Flank Pain


Tustin, Calif

DEEPAK M. KAMAT, MD, PhD—Series Editor
Dr Kamat is professor of pediatrics at Wayne State University in Detroit. He is also director of the Institute of Medical Education and vice chair of education at Children’s Hospital of Michigan, both in Detroit.

This baby boy was born to a healthy mother at term via normal spontaneous vaginal delivery. There was no family history of ocular abnormalities. Prenatal care was appropriate and unremarkable. Examination at birth revealed an enlarged, bluish-grey, slightly proptotic left eye. The cornea was extremely thin. Because of the opacity of the cornea, the pupil and iris were not seen. Tonometry of the eye revealed an intraocular pressure (IOP) of 15 mm Hg. The right eye and remaining physical findings were normal. A pediatric ophthalmologist who examined the newborn stated that an IOP of 15 mm Hg, although normal in a healthy child, is actually elevated given the very thin cornea.

Buphthalmos, meaning ox eye, is a rare ocular disorder characterized by eye enlargement that results from elevated IOP, which is often caused by primary congenital glaucoma—as was the case in this infant. The estimated frequency is thought to be 1 in 30,000 births.1 Bilateral disease is more common.1 Although an autosomal recessive trait has been reported, most cases are sporadic.2 In addition to primary congenital glaucoma, other conditions associated with buphthalmos include trisomy 13,3 cerebral hepatorenal syndrome, Hurler syndrome, and neurofibromatosis type 1.4 Buphthalmos has been reported in an adult with Marfan syndrome5 and in the setting of persistent hyperplastic primary vitreous cataract.6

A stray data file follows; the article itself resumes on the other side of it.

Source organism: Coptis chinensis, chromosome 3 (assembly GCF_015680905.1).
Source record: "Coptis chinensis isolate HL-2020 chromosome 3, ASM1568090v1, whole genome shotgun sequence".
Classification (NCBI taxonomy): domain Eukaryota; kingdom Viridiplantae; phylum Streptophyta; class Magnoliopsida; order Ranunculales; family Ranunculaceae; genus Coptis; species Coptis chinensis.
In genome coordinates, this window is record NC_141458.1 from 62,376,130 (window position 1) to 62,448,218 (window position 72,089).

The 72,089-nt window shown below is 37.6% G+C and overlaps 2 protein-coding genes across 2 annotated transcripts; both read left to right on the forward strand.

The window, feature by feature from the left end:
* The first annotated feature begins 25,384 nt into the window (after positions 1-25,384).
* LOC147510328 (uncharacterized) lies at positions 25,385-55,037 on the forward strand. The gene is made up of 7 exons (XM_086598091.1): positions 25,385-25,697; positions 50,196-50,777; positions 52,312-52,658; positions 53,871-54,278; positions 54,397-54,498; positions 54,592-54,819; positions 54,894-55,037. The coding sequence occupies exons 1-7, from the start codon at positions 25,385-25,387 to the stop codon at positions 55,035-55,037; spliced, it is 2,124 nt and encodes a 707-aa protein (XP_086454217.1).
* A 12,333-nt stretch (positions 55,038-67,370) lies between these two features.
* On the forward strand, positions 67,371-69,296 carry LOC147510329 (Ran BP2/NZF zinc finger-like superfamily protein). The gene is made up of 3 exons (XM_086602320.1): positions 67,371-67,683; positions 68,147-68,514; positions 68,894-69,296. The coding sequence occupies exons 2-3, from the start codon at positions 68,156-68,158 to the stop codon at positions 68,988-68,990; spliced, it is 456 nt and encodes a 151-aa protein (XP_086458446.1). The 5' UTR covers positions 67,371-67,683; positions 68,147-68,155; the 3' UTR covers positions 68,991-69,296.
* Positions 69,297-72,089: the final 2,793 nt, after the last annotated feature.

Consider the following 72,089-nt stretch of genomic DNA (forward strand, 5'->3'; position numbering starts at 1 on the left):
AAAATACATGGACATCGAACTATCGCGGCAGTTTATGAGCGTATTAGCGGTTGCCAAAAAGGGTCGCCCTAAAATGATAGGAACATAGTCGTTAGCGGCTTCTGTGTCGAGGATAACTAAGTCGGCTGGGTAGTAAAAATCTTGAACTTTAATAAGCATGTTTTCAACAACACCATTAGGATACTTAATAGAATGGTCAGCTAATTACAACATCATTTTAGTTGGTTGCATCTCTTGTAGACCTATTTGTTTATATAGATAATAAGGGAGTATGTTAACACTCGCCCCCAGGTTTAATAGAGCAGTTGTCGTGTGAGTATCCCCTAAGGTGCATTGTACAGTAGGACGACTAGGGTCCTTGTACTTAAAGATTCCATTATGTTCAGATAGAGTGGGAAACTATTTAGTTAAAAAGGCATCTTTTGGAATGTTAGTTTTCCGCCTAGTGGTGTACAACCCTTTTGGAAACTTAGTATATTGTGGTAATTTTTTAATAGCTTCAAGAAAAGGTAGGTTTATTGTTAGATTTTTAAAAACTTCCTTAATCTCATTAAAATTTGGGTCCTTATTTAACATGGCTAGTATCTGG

Buphthalmos is rarely present at birth presumably because even the abnormal drainage system can handle the minute amounts of aqueous humor that are produced in the infant eye during the first several months of life. Presence of the anomaly at birth indicates development early in gestation and more severe disease. Buphthalmos as a result of primary congenital glaucoma that develops within months after birth can be suspected by the classic triad of photophobia, tearing, and blepharospasm in bright light. Milder degrees of congenital glaucoma with slower onset of megalocornea may be surgically correctible.1

This infant’s nursery stay was otherwise uneventful; he was discharged 3 days after birth. Two weeks later, an ultrasonogram of the left eye revealed absence of retinal structures, which were replaced by an intra-ocular cyst. The eye was completely nonfunctional. The infant was subsequently transferred to the pediatric ophthalmology service at a nearby children’s hospital, where he underwent enucleation.


1. Maassen J, Kwon YK. Primary congenital glaucoma (infantile glaucoma): 3 year-old female referred for evaluation of increased eye size, OS. June 20, 2005. Available at: Accessed June 15, 2011.

2. McKusick VA. Mendelian Inheritance in Man. 12th ed. Vol 3. Baltimore: John Hopkins University Press; 1998:2265.

3. Bunting R, Leitch J. Buphthalmos in trisomy 13. Eye (Lond). 2005;19:487-488.

4. Roy FH. Ocular Syndromes and Systemic Diseases. 3rd ed. Philadelphia: Lippincott Williams & Wilkins; 2002:409-410.

5. Alme AM, Ingvoldstad DD, Hejkal TW, Margalit E. Adult onset buphthalmos in a patient with Marfan syndrome. J Glaucoma. 2008;17:567-568.

6. Khan AO. Buphthalmos in the setting of persistent hyperplastic primary vitreous cataract. Am J Ophthamol. 136:945-947.